In the article, there is no mention of FRACAS but many of the steps were followed. The issue was a too frequent infection rate in central lines. It is important that one can measure this rate. One knows how many central lines are used, infections manifest themselves and their cause can be determined by culturing the lines. Some undercounting is possible but the rate seems fairly reliable.

The man behind the work, Dr. Peter Pronovost, first observed events for a month within the context of the process of placing central lines (e.g., process mapping). Errors in the process steps were identified. Since these steps were simple, such as washing hands, one could partly view these errors as non cognitive errors. This suggests a control measure such as a double check to prevent such “slips”. Actually, besides slips, there may have been some at-risk behavior (2). This is behavior that increases risk where risk is not recognized, or is mistakenly believed to be justified. The main control measure used was a checklist, with the addition of having nurses double check to see that the checklist steps were properly done. Then the rate was measured again and found to be considerably lower. All of this was published (3).

It was mentioned that an alternative control measure had been tried; namely, using central lines coated with antimicrobials. This expensive control measure failed to provide a substantial reduction in infection rates. This illustrates that one must be open minded when selecting control measures. There is sometimes a bias towards fixing the “system” (e.g., such as with coated lines) rather than fixing a people issue (e.g., which often implies blame). Dr. Pronovost implemented some system control measures by getting the manufacturer of central lines to include drapes and chlorhexidine – items that should have been available at the bedside but often were not.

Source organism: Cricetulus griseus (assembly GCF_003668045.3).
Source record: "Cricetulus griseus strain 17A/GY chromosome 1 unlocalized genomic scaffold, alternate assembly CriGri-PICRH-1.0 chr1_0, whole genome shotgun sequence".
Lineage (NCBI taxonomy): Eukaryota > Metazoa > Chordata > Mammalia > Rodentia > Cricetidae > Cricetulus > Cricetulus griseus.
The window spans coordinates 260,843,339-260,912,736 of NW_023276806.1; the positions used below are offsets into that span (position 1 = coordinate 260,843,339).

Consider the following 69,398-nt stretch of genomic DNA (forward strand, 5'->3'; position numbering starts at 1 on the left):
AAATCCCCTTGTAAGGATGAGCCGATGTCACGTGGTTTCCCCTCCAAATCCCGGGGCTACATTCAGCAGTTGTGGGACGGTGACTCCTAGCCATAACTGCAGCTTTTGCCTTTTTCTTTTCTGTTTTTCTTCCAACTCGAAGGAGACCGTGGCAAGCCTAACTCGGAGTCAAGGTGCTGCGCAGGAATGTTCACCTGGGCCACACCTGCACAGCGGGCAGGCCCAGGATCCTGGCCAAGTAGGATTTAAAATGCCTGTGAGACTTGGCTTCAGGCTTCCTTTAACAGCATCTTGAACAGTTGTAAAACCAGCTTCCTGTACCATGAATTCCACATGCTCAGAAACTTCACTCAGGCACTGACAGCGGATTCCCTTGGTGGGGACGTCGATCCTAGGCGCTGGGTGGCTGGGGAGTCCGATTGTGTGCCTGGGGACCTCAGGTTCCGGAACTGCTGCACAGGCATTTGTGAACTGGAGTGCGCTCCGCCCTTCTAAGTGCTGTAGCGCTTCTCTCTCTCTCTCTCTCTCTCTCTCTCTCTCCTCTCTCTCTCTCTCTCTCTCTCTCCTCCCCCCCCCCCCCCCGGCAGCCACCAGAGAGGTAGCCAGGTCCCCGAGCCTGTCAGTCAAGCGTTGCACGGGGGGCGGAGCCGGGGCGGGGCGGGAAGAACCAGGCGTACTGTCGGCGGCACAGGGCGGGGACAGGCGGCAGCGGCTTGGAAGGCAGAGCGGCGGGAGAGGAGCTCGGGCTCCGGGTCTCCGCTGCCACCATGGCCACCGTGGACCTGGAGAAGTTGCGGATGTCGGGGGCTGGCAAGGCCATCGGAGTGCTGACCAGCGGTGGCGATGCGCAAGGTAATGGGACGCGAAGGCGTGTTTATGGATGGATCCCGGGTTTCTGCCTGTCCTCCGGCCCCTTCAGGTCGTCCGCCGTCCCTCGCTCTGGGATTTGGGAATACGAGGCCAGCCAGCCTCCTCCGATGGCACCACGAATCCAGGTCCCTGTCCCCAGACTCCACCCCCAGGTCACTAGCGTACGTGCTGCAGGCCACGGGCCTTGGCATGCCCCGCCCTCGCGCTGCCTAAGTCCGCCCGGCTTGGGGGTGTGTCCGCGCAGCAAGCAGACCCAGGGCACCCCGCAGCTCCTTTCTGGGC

Another big part of this story is ongoing resistance towards implementing this control measure more widely, even after it has been shown to be effective and low cost. Any control measure can be viewed as a standard and standards are not very popular. People will argue “but our situation is different”, “ICUs are too complicated for standards”, and so on. Financial incentives (or disincentives) for standards (e.g., P4P) loom. Dr. Gawande goes on to say how complicated things are in an ICU, yet there is precisely where standards helped. A similar situation happened in anesthesiology in the late 70s and early 80s. (Here, critical incident analysis was used and is basically the same as FRACAS.) The error rate was too high, effective control measures were developed, and widespread implementation of the control measures took considerable effort. You can read about that story here.


1.       Gawande A. Annals of Medicine. The checklist. The New Yorker, Dec. 7th issue, 2007, see here (don’t know how long this link will work).

2.       Marx, D. Patient Safety and the “Just Culture”: A Primer for Health Care Executives

3.       Pronovost P. et al. An Intervention to Decrease Catheter-Related Bloodstream Infections in the ICU. N Engl J Med 2006;355:2725-32.